sampling literature often recommends averaging the discounted payoffs
of each pair, effectively halving the number of Monte Carlo trials.

This technique attempts to reduce variance by inducing negative dependence between paired input samples, ideally resulting in negative dependence between paired output samples. The greater the extent of negative dependence, the more effective antithetic sampling is.

This example applies antithetic sampling to a path-dependent
barrier option. Consider a European up-and-in call option on a single
underlying stock. The evolution of this stock's price is governed
by a Geometric Brownian Motion (`GBM`) model with
constant parameters:

Assume the following characteristics:

The stock currently trades at 105.

The stock pays no dividends.

The stock volatility is 30% per annum.

The option strike price is 100.

The option expires in 3 months.

The option barrier is 120.

The risk-free rate is constant at 5% per annum.

The goal is to simulate various paths of daily stock prices, and calculate the price of the barrier option as the risk-neutral sample average of the discounted terminal option payoff. Since this is a barrier option, you must also determine if and when the barrier is crossed.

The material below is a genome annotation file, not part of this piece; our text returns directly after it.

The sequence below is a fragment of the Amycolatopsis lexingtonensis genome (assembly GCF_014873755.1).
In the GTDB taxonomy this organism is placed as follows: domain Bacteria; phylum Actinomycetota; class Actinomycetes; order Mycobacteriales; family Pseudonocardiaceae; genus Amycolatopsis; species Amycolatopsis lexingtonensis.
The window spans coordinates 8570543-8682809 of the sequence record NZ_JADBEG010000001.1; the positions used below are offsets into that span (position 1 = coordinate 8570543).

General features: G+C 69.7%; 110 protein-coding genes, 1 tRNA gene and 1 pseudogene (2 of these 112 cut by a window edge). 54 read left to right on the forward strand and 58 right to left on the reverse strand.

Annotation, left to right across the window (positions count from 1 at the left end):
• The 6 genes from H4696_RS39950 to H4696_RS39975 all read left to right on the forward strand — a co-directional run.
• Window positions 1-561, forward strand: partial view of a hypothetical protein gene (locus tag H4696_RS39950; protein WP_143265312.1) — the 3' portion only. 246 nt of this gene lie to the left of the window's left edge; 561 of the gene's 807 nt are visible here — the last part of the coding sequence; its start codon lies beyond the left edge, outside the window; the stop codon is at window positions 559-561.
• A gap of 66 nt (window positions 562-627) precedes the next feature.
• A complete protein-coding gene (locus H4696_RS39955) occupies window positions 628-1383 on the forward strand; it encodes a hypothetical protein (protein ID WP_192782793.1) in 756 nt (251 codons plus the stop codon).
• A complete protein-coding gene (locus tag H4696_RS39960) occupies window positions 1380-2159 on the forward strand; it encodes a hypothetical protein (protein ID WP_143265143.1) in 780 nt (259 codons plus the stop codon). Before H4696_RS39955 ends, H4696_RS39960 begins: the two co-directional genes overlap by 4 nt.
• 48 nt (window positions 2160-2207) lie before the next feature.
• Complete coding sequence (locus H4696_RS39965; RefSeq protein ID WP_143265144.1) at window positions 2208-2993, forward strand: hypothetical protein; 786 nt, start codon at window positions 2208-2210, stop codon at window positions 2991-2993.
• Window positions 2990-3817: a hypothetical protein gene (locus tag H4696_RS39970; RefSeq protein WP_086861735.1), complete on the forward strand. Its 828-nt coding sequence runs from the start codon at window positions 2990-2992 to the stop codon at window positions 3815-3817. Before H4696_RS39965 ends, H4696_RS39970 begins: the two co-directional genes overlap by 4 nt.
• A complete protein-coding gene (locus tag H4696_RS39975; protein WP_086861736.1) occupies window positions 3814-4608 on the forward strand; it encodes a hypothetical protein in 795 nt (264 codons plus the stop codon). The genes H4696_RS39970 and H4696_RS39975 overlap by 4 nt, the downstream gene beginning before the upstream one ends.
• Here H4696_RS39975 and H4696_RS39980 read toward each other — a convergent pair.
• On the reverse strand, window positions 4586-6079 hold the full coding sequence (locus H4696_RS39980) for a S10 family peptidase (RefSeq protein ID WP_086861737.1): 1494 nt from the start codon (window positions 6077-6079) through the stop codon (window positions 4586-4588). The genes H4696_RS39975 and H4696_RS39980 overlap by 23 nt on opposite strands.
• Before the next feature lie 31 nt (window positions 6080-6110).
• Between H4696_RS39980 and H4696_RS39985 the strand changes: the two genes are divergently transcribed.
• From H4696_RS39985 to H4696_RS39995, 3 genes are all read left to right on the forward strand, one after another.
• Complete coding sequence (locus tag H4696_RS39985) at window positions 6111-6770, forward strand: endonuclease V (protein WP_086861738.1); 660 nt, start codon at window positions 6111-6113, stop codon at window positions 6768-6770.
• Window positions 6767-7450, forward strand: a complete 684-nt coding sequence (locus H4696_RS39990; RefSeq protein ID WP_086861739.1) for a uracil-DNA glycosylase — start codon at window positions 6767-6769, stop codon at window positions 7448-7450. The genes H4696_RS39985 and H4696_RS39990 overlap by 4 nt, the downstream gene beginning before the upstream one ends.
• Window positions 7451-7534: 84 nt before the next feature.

This example performs antithetic sampling by explicitly setting
the `Antithetic` flag to `true`,
and then specifies an end-of-period processing function to record
the maximum and terminal stock prices on a path-by-path basis.

Create a

`GBM`model:barrier = 120; % barrier strike = 100; % exercise price rate = 0.05; % annualized risk-free rate sigma = 0.3; % annualized volatility nPeriods = 63; % 63 trading days dt = 1 / 252; % time increment = 252 days T = nPeriods * dt; % expiration time = 0.25 years obj = gbm(rate, sigma, 'StartState', 105);

Perform a very small-scale simulation that explicitly returns two simulated paths:

rng('default') % make output reproducible [X, T] = obj.simBySolution(nPeriods, 'DeltaTime', dt, ... 'nTrials', 2, 'Antithetic', true);

Perform antithetic sampling such that all primary and antithetic paths are simulated and stored in successive matching pairs. Odd paths (1,3,5,...) correspond to the primary Gaussian paths. Even paths (2,4,6,...) are the matching antithetic paths of each pair, derived by negating the Gaussian draws of the corresponding primary (odd) path.

Verify this by examining the matching paths of the primary/antithetic pair:

plot(T, X(:,:,1), 'blue', T, X(:,:,2), 'red') xlabel('Time (Years)'), ylabel('Stock Price'), ... title('Antithetic Sampling') legend({'Primary Path' 'Antithetic Path'}, ... 'Location', 'Best')